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What else has happened...

Don't spoil your chances – jury tipoffs

This November, during the ABRAXAS children'sbook festival in Zug, Switzerland, the "Baarer Rabe" will be awarded for the second time. This award for upcoming children's book writers celebrates an unpublished work of fiction in German. Eligible are a team of authors or one person alone, who write literature for children or YA but haven't been published in that field (from the ABRAXAS-Festival website). With a prize of CHF 4'000, it's one of the best paid of its kind in all of the German speaking countries. In addition to that, the story will be published by SJW-Verlag in their usual format.
The beautiful venue where the jury met

 Again, I was able to help choose the winner as a jury member. The competition had received a more stringent set of rules. Perhaps this was one of the reasons, why the quality of the sent-in stories was better than last time. But even so, it was obvious that some people think you can write a children's story for a quick fun on a rainy Sunday afternoon, and that quality doesn't matter anyway. The jury noticed, for example, that none of the texts – even the winning story – was of a high enough standard to be published without heavy reworking. (As opposed to the 2013 winner "The Best of Tarantino", whose wonderfully worked voice and prose – besides an absolute stunning plotline and great humour – intrigued and convinced the jury.)
If future competition winners want to seize their chances (and that's not only true for the "Baarer Rabe") we suggest you pay attention to the following 5 jury tipoffs:

1.) Follow the rules!

If they ask for loose sheets in the usual manuscript layout and double spacing, they mean it. A bound MS with 1.5 spacing will most probably not even been given to the jury.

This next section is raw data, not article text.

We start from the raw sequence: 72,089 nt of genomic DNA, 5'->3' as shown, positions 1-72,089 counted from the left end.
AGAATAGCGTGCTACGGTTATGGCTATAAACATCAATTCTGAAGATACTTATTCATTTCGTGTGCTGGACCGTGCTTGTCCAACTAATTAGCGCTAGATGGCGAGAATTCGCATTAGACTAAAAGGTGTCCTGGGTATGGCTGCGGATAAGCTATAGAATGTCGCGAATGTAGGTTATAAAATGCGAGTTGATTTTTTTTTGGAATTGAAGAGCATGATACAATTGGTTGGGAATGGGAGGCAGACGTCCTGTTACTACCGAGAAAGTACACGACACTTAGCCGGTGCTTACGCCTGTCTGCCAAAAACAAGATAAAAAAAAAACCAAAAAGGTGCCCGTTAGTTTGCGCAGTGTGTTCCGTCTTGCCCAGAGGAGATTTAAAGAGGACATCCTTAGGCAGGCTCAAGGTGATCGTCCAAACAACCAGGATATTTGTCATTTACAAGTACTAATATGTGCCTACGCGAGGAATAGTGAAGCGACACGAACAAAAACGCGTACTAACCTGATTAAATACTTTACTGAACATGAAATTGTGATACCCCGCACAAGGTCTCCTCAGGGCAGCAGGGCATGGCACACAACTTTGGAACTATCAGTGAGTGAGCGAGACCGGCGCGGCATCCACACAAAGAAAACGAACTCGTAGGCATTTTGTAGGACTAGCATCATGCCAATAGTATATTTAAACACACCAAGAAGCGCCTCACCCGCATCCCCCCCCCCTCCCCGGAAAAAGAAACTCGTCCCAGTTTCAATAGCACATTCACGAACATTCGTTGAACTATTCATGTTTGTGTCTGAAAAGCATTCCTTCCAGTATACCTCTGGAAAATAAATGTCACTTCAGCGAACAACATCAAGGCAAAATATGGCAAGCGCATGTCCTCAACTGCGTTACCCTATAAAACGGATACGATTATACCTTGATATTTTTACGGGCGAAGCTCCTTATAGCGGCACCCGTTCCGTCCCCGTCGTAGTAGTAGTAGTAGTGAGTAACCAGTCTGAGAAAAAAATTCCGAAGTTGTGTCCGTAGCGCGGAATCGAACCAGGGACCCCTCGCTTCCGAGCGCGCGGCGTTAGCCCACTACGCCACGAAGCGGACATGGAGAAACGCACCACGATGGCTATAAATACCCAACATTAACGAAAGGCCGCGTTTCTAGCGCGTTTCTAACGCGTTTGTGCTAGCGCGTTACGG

2.) Activate autocorrect!
So many stories were full of typos every usual autocorrecting programme will spot. So: activate autocorrect and take note of the suggested changes. This point leads directly onto the next one…

3.) Read the story!
Before posting your story, read the finished work at least once aloud. Hacked-off sentences, long and meandering structures, and flaws in rhythm will only shine out if read aloud. Also, you'll notice if a sentence changes direction midway. We noticed this flaw in many stories.

4.) Edit!
Most people find it hard to believe, but children and young adults are a much more demanding audience than adults are. If a text doesn't grab them on the first page, they'll put it away. If the language is hackneyed and too convoluted, they'll put it away. If the story doesn't flow logically, well, you get the point.
So: edit until the prose flows, the story is easy to read and races along from the first line to the last.

5.) No preaching!
Moral lessons, schoolmaster wisdom and adult patronising don't belong in a text for a young audience. They aren't daft. They'll smell lessons of any kind 10 miles against the wind and will shy them like the plague. Two wonderful clichés, but all too true. Good children's and YA literature educates, yes, but this needs to be well wrapped up with a beautiful bow on top.

So - who's the winner of the "Baarer Rabe" 2015? As the press release hasn't been distributed yet, you'll have to be patient. But you'll certainly read about it soon enough. All I can say is: The story deals with a difficult topic in a thrilling, moving and compassionate way.

And now, good luck for your next competition entry.